One advantage of the slower pace the dog now sets on the morning marsh walks is the opportunity to scout around for birds. It’s been a cold, wet spring and my long, weather-beaten parka felt warm and comfortable on the ramble this past Saturday morning. As is usual these days, we took the meadow walk instead of the trail through the woods; this offers a great view of a wandering watercourse with the lonely train track in the background. As we came around the lower part of the oval walk, a stunningly orange bird sat perched on a stubby gray fence post. It was odd to see it sitting there in the first place, and, when it took flight, a full red-orange flame spread from wingtip to wingtip. No black of the oriole, no red of the cardinal. What could this Firebird be?
The dog and I trudged on while I considered the tanager possibilities. Once home, in consultation with my birder husband, only the summer tanager seemed to fit what I had seen. Recent internet sightings included one such bird seen on Nantucket: could he or another of his kind have arrived in our more northern meadow?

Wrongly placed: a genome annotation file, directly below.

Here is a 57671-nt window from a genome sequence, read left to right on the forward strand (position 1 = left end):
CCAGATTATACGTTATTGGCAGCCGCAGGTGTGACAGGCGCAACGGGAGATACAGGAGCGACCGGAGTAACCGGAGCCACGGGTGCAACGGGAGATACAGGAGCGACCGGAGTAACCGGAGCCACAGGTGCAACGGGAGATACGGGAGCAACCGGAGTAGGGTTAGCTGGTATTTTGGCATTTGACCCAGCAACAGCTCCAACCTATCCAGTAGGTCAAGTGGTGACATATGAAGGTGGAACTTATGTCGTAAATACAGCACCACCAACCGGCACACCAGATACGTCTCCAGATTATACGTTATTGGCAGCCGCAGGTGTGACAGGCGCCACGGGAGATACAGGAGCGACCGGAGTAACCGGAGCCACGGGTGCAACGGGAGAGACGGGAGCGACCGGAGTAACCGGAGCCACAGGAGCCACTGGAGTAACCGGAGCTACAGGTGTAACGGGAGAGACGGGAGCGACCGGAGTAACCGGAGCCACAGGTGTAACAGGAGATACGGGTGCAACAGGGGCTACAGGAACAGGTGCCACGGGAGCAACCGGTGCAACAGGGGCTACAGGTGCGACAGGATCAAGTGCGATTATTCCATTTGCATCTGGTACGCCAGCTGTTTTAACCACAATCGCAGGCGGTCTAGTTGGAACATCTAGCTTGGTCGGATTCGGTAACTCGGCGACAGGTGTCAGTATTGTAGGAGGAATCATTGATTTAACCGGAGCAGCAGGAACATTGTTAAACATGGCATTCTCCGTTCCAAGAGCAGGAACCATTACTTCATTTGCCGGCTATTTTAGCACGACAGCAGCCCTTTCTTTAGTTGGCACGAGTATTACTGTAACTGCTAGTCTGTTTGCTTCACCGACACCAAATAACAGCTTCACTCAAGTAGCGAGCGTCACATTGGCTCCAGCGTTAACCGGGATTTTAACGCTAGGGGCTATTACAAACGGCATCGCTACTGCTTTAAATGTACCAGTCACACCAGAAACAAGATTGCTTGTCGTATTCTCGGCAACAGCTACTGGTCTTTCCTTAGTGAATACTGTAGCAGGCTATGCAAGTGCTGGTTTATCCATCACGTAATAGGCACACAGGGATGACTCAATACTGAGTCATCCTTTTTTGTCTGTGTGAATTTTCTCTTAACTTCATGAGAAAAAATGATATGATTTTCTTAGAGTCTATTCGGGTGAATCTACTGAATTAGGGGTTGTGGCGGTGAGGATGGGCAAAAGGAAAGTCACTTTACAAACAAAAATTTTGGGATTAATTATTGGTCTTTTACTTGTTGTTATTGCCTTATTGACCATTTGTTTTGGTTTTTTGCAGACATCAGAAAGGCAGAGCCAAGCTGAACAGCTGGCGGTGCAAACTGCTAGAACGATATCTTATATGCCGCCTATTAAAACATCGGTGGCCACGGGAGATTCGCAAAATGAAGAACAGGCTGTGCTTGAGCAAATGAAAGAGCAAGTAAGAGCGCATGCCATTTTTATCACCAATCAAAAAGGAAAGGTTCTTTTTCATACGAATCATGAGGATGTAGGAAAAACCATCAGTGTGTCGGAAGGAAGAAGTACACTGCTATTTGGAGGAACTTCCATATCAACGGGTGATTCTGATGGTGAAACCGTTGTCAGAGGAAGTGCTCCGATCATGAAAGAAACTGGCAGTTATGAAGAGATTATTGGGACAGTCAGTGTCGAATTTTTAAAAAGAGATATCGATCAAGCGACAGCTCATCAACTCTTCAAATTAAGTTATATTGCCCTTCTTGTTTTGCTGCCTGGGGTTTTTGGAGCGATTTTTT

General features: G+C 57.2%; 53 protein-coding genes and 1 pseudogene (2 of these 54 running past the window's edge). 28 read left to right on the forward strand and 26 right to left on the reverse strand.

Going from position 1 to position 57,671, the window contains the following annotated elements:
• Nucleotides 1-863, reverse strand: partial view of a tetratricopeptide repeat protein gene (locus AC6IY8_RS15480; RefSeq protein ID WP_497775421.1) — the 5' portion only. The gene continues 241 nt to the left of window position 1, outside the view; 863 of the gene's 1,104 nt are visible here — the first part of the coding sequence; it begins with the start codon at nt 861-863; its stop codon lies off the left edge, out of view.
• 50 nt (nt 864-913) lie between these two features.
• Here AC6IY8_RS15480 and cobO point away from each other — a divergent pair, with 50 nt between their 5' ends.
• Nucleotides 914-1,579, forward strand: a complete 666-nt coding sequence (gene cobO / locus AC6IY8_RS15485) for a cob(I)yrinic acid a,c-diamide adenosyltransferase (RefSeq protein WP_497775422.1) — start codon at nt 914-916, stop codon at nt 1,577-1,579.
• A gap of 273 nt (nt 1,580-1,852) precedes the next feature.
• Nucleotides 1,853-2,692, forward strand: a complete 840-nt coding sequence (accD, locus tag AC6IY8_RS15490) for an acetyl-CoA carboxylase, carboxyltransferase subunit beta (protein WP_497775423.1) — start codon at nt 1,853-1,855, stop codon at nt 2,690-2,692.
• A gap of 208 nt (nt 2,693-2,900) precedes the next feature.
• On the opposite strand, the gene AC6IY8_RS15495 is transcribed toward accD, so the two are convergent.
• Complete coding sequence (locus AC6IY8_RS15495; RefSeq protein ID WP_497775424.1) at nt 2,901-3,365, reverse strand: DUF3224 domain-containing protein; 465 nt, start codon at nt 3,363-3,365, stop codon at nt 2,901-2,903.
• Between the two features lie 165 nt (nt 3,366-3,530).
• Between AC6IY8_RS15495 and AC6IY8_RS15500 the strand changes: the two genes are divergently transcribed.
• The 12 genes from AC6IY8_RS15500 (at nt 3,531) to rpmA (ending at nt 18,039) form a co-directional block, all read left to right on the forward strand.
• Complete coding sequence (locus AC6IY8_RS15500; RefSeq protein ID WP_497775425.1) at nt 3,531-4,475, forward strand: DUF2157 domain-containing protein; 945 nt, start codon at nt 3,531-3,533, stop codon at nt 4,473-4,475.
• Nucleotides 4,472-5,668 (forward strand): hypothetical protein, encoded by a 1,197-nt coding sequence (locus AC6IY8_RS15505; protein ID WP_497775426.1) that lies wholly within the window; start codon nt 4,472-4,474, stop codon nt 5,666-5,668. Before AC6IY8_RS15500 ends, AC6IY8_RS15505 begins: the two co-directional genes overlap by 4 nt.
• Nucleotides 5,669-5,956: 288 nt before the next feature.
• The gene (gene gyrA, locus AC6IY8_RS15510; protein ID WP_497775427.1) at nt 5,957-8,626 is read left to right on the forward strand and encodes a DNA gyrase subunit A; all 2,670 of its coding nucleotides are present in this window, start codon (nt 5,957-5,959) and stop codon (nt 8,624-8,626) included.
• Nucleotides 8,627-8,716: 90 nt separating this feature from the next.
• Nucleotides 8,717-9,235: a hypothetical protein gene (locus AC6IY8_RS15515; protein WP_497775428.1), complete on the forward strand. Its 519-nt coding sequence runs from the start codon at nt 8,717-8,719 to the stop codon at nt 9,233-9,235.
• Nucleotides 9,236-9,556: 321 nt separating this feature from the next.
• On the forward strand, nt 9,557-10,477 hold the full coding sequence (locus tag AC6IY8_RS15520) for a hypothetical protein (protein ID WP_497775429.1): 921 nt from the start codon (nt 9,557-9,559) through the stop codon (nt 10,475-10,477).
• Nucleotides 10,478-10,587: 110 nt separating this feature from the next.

The rest of the weekend took flight about as quickly as the bird in question. Laundry abounded; dorm furniture had to be moved into summer housing on campus; when said bill for the same was discovered to be as yet unpaid, that had to get paid. Distant children sent texts and Face-timed; party decorations for the retirement party I am shepherding tomorrow had to be finished while I pondered what to pack for the upcoming mid-week trip to Chicago, all this on Sunday afternoon alone.
But fast forward to the moment I just experienced this Monday morning as I took my train seat, my body laden with said party supplies and general work gear. Today the conductor did not ask to see my train pass! Could this be another kind of Arrival, a sign that I, a rider only three days a week, am now a known bird who travels from my locale to the Big City? Perhaps the tanager, spring, and I have all arrived, almost together, at the true cusp of summer, of being known and recognized. And perhaps what lies ahead for us all is the arrival of true summer, a place of rest and warmth, the good Earth under our feet and sky-bound breezes beneath our wings.